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Agile Development

Image of the Scrum Practice Sprint Review card. Pulled from the Scrum Essentials Practice developed in conjunction with Scrum Inc.

Scrum and its hybrids are the dominant approaches used by Agile teams today. However, despite Scrum being a seemingly simple framework, many teams struggle to apply Scrum well and fail to achieve the faster delivery of higher value products that are promised.

Image of part of a concept map used by IJI consultants to explain Lean Portfolio Management (LPM) principles in this instance structuring portfolio events.

In this series of posts we wil explore the Events that either perform, schedule or track the activities that affect the Lifecycle of an Epic. This second post looks at how the events that run the Portfolio could be structured.

Image of part of a concept map used by IJI consultants to explain Lean Portfolio Management (LPM) principles in this instance Portfolio Events - exploring the decisions being made.

In this series of posts we wil explore the Events that either perform, schedule or track the activities that affect the Lifecycle of an Epic. This first post looks at the activites that the Portfolio needs to perform in order for it to make progress.

Image depicting Lean Portfolio Management LPM portfolio kanban board or canvas.  Part of the LPM series, this article specifically covers On The Nature Of Portfolios - Portfolio Kanban - Alternative Scenarios

Epics have a lifecycle, they don’t magically appear fully formed. There is work to be done to progressively elaborate a business case and if the Epic is approved then there is further work to progress the Epic through implementation. This post looks at some of the alternate scenarios that might be seen in the Epic lifecycle, covering Bad Ideas, Small Ideas, Lean-Startup and Exploring Options.

Image depicting Lean Portfolio Management LPM portfolio kanban board or canvas.  Part of the LPM series, this article specifically covers On The Nature Of Portfolios - Portfolio Kanban - Normal Scenarios

Epics have a lifecycle, they don’t magically appear fully formed. There is work to be done to progressively elaborate a business case and if the Epic is approved then there is further work to progress the Epic through implementation. In this post we’ll explore the Portfolio Kanban that visualises the lifecycle of an Epic and look at some of the decisions that influence the Epic’s progress through its lifecycle.  

scaled agile portfolio epic lifecycle and epic states

Epics have a lifecycle, they don’t magically appear fully formed. There is work to be done to progressively elaborate a business case and if the Epic is approved then there is further work to progress the Epic through implementation. This post explores the Lifecycle of an Epic and the states it progresses through in that Lifecycle.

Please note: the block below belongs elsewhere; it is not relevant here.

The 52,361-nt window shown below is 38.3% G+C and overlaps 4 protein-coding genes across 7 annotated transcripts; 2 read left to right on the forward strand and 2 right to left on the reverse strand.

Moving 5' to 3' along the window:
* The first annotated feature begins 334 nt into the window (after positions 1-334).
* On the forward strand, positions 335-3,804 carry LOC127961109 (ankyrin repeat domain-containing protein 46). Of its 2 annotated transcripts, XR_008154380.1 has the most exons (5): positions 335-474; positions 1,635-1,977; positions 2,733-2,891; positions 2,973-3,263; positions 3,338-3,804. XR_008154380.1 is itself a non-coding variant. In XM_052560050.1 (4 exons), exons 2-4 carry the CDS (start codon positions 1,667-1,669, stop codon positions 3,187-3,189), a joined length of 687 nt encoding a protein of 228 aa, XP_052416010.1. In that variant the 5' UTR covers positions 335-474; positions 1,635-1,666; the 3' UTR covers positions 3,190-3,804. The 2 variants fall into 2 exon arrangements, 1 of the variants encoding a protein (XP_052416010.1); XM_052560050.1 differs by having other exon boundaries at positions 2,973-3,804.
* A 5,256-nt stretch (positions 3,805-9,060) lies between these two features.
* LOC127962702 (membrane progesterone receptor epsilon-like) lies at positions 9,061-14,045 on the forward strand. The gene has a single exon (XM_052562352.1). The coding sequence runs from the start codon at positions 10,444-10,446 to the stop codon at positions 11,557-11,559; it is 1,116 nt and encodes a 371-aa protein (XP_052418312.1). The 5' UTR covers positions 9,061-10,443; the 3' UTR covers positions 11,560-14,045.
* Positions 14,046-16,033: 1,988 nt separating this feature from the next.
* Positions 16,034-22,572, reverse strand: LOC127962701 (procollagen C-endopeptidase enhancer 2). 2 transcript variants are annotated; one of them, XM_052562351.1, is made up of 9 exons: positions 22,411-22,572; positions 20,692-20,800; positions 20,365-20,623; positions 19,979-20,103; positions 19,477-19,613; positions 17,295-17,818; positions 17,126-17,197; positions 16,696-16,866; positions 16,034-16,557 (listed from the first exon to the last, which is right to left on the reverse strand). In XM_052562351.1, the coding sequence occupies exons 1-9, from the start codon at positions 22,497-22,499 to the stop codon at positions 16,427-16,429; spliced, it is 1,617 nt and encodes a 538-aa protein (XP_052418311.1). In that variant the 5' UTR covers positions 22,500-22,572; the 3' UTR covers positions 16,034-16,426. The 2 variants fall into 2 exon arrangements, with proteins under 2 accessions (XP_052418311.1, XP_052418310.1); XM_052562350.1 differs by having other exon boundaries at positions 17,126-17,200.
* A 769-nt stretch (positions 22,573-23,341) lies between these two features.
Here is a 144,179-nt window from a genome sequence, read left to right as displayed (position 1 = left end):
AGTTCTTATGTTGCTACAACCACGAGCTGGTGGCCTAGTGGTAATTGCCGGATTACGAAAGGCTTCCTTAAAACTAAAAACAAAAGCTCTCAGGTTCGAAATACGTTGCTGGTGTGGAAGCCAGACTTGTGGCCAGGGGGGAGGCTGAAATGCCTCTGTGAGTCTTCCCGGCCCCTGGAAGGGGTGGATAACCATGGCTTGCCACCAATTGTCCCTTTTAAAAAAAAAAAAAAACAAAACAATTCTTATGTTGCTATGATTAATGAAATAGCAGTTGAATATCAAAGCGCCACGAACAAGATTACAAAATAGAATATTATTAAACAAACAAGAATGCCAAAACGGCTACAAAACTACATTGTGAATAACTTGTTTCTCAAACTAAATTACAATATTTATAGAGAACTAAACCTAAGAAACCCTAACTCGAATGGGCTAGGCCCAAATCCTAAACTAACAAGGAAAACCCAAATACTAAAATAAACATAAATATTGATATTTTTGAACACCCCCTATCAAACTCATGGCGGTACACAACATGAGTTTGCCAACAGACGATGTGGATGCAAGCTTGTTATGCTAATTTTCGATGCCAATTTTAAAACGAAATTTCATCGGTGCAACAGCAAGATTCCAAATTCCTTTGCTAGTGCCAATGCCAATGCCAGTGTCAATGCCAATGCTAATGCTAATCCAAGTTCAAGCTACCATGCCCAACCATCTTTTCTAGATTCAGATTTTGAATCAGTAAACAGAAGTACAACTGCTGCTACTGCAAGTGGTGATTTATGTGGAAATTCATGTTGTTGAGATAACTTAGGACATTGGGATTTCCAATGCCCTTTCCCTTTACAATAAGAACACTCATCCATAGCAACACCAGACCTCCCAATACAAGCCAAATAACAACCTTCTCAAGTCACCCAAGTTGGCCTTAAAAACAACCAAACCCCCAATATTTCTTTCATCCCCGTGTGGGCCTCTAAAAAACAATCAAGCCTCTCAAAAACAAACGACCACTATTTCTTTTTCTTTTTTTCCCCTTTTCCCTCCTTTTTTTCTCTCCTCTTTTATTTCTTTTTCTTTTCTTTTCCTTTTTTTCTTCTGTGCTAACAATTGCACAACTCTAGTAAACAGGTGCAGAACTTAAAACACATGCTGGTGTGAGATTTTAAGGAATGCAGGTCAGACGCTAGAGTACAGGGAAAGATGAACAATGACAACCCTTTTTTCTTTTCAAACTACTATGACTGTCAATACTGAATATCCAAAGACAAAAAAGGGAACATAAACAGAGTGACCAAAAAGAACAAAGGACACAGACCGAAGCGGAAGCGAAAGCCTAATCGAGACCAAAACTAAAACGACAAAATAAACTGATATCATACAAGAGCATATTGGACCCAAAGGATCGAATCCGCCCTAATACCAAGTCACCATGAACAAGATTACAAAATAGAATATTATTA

Development Staff Playing Scrum Games

This article explores the synergy of Scrum and Essence, a domain model of software engineering processes, intending to become a common ground for software development methods, bringing clarity into the composition of methods from individual practices.

Essence Agility Training Cards and States Image

What do we mean by Quality? The word Quality is commonly used in software development, but it isn’t always clear what is meant by it. Teams create Definitions of Done, configure thresholds in their CI/CD pipeline, write performance tests and agree service level agreements, but are these sufficient for the level of Quality the customer expects?

SAFe Participatory Budgeting Image - agile development budget management

This post is an exploration of whether you should be estimating Expense or Effort. Both are required from different processes within the Scaled Agile Framework and there is a route to convert between the two, but which should be the principal estimate and which the derivation?

Essence Coaching Card Game - Chase the State

The purpose of governance is to provide confidence that expensive development projects are progressing at a satisfactory pace and will deliver the required outcomes at the required quality. They are often applied at a ‘whole organization’ level, with all teams required to report into them in the same way. They have often evolved from traditional, linear project management processes, often with checkpoints, gateways, milestones and compliance documents. Which is fine if we believe that the solutions being delivered are relatively stable and unlikely to change. However, what if that’s not the case? How do they cope if the problem space evolves, the criteria for success are unclear or the stakeholders change their minds?

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